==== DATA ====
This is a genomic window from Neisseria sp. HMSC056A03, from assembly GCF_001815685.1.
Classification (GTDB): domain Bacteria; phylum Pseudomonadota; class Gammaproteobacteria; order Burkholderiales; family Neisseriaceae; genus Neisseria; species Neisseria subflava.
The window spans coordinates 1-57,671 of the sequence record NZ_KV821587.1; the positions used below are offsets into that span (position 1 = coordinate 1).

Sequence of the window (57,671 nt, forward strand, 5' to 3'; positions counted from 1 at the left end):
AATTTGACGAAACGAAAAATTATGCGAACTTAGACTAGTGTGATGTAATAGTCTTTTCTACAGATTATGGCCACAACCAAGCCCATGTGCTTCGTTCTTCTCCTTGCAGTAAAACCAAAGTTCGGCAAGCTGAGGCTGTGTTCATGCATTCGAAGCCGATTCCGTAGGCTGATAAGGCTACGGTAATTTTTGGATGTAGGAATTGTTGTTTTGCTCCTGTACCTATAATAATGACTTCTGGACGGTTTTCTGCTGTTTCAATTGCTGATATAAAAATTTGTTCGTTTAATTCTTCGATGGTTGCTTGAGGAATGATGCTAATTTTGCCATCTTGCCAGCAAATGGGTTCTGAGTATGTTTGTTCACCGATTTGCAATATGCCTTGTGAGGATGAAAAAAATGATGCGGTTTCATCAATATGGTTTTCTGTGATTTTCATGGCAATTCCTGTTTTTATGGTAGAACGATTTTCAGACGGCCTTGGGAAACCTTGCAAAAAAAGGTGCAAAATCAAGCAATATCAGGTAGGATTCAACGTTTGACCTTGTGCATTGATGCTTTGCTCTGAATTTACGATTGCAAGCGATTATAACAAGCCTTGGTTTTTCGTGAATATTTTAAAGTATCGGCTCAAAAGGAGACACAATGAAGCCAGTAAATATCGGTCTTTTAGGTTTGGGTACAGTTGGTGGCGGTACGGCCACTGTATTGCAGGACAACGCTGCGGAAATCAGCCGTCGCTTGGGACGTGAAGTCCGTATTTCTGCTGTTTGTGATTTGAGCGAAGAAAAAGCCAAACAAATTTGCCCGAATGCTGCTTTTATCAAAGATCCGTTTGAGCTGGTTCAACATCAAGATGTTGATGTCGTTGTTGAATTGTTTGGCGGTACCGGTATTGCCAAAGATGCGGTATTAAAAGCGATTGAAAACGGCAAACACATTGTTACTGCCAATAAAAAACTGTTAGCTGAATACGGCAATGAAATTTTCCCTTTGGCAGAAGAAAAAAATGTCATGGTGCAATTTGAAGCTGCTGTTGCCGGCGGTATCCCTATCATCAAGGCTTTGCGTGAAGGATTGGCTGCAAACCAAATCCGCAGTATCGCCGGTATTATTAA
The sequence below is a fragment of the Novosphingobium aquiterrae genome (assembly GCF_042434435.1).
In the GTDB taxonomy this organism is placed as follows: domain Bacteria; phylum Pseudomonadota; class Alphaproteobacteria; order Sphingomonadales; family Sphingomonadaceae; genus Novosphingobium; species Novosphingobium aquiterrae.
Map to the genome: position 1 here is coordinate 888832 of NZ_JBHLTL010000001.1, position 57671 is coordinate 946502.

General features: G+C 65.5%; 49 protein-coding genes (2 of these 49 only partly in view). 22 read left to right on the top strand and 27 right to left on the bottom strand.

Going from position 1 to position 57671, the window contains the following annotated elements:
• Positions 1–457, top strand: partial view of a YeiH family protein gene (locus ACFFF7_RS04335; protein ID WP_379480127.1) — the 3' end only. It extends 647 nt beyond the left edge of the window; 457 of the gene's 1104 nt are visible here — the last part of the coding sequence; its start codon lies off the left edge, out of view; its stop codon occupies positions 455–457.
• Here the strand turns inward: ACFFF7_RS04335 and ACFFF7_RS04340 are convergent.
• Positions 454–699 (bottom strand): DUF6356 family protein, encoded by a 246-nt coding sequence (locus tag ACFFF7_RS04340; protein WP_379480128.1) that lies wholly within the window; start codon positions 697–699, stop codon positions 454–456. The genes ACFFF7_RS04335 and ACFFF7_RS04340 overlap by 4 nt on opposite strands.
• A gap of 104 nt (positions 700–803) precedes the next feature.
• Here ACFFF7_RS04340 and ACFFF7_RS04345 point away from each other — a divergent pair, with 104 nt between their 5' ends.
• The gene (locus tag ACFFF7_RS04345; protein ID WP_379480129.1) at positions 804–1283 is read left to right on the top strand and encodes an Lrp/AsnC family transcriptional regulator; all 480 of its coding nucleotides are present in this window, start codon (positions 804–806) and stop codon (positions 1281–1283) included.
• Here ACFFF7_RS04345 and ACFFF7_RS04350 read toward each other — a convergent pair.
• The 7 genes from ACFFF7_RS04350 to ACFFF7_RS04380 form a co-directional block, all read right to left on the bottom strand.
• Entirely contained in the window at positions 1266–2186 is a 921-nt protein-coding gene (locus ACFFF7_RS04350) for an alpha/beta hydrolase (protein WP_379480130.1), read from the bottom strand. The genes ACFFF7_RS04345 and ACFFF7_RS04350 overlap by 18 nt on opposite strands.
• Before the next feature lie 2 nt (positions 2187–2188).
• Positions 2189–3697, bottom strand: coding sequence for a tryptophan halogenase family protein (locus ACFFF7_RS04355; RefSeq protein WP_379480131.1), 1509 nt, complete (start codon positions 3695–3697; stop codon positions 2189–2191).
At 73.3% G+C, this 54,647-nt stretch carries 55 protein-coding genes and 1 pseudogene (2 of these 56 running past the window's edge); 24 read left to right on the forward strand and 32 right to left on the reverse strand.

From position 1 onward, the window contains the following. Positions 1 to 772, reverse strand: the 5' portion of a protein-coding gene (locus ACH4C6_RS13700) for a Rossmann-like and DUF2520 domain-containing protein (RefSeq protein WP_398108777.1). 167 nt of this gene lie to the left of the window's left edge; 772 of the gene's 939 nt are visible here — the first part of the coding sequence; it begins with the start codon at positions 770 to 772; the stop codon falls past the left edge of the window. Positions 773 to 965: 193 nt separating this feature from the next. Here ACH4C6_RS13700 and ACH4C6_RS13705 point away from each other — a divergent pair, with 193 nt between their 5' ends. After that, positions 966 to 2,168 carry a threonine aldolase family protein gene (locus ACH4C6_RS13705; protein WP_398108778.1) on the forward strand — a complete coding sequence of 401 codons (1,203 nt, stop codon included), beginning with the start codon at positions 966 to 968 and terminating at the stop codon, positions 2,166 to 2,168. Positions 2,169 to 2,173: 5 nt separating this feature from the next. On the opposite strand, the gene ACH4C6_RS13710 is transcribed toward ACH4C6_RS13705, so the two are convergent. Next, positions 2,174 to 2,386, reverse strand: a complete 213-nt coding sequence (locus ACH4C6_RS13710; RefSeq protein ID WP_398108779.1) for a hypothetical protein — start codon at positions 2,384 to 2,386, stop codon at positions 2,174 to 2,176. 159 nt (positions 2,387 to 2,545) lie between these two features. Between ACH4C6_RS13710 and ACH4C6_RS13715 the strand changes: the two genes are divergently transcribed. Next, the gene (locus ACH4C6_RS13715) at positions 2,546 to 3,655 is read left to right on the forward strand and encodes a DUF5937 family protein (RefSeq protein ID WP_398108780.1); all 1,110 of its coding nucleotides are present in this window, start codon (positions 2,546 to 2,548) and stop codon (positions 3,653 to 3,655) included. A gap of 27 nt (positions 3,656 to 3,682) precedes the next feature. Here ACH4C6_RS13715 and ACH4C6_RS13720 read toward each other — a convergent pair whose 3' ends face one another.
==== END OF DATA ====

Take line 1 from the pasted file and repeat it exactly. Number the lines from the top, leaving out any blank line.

This is a genomic window from Neisseria sp. HMSC056A03, from assembly GCF_001815685.1.